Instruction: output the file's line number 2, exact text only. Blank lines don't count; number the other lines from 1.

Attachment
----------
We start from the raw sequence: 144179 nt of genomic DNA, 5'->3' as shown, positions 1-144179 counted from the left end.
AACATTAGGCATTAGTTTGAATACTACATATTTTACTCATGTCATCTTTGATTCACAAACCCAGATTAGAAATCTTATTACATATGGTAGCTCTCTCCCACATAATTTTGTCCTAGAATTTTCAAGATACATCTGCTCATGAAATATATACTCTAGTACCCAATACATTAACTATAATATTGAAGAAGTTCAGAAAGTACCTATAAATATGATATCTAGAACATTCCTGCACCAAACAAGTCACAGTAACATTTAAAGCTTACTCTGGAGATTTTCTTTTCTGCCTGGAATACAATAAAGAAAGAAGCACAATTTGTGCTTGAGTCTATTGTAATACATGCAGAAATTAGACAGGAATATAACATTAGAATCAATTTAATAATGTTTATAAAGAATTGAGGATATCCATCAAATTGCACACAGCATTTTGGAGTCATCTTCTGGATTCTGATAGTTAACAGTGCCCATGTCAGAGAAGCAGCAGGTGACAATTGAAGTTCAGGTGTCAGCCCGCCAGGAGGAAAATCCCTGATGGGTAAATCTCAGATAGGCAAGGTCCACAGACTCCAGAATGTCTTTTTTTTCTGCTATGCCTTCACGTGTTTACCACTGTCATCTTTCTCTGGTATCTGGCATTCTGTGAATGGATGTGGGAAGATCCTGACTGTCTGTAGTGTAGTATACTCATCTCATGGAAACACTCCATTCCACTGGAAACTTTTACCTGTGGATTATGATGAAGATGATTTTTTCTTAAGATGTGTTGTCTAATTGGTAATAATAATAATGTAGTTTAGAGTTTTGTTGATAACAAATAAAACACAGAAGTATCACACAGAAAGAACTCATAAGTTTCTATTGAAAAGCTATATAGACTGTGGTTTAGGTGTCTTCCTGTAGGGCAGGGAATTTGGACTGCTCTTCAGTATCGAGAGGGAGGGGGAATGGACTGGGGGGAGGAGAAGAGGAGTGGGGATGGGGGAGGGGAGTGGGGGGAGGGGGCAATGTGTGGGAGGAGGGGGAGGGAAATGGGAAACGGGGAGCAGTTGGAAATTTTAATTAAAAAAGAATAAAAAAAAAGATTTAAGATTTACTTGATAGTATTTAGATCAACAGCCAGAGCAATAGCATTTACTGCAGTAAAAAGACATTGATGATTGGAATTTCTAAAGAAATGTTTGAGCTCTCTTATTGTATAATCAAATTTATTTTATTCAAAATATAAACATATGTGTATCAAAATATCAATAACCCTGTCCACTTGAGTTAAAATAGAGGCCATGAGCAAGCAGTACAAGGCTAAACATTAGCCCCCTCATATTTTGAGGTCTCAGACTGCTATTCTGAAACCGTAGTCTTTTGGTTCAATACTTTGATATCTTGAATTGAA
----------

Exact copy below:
AACATTAGGCATTAGTTTGAATACTACATATTTTACTCATGTCATCTTTGATTCACAAACCCAGATTAGAAATCTTATTACATATGGTAGCTCTCTCCCACATAATTTTGTCCTAGAATTTTCAAGATACATCTGCTCATGAAATATATACTCTAGTACCCAATACATTAACTATAATATTGAAGAAGTTCAGAAAGTACCTATAAATATGATATCTAGAACATTCCTGCACCAAACAAGTCACAGTAACATTTAAAGCTTACTCTGGAGATTTTCTTTTCTGCCTGGAATACAATAAAGAAAGAAGCACAATTTGTGCTTGAGTCTATTGTAATACATGCAGAAATTAGACAGGAATATAACATTAGAATCAATTTAATAATGTTTATAAAGAATTGAGGATATCCATCAAATTGCACACAGCATTTTGGAGTCATCTTCTGGATTCTGATAGTTAACAGTGCCCATGTCAGAGAAGCAGCAGGTGACAATTGAAGTTCAGGTGTCAGCCCGCCAGGAGGAAAATCCCTGATGGGTAAATCTCAGATAGGCAAGGTCCACAGACTCCAGAATGTCTTTTTTTTCTGCTATGCCTTCACGTGTTTACCACTGTCATCTTTCTCTGGTATCTGGCATTCTGTGAATGGATGTGGGAAGATCCTGACTGTCTGTAGTGTAGTATACTCATCTCATGGAAACACTCCATTCCACTGGAAACTTTTACCTGTGGATTATGATGAAGATGATTTTTTCTTAAGATGTGTTGTCTAATTGGTAATAATAATAATGTAGTTTAGAGTTTTGTTGATAACAAATAAAACACAGAAGTATCACACAGAAAGAACTCATAAGTTTCTATTGAAAAGCTATATAGACTGTGGTTTAGGTGTCTTCCTGTAGGGCAGGGAATTTGGACTGCTCTTCAGTATCGAGAGGGAGGGGGAATGGACTGGGGGGAGGAGAAGAGGAGTGGGGATGGGGGAGGGGAGTGGGGGGAGGGGGCAATGTGTGGGAGGAGGGGGAGGGAAATGGGAAACGGGGAGCAGTTGGAAATTTTAATTAAAAAAGAATAAAAAAAAAGATTTAAGATTTACTTGATAGTATTTAGATCAACAGCCAGAGCAATAGCATTTACTGCAGTAAAAAGACATTGATGATTGGAATTTCTAAAGAAATGTTTGAGCTCTCTTATTGTATAATCAAATTTATTTTATTCAAAATATAAACATATGTGTATCAAAATATCAATAACCCTGTCCACTTGAGTTAAAATAGAGGCCATGAGCAAGCAGTACAAGGCTAAACATTAGCCCCCTCATATTTTGAGGTCTCAGACTGCTATTCTGAAACCGTAGTCTTTTGGTTCAATACTTTGATATCTTGAATTGAA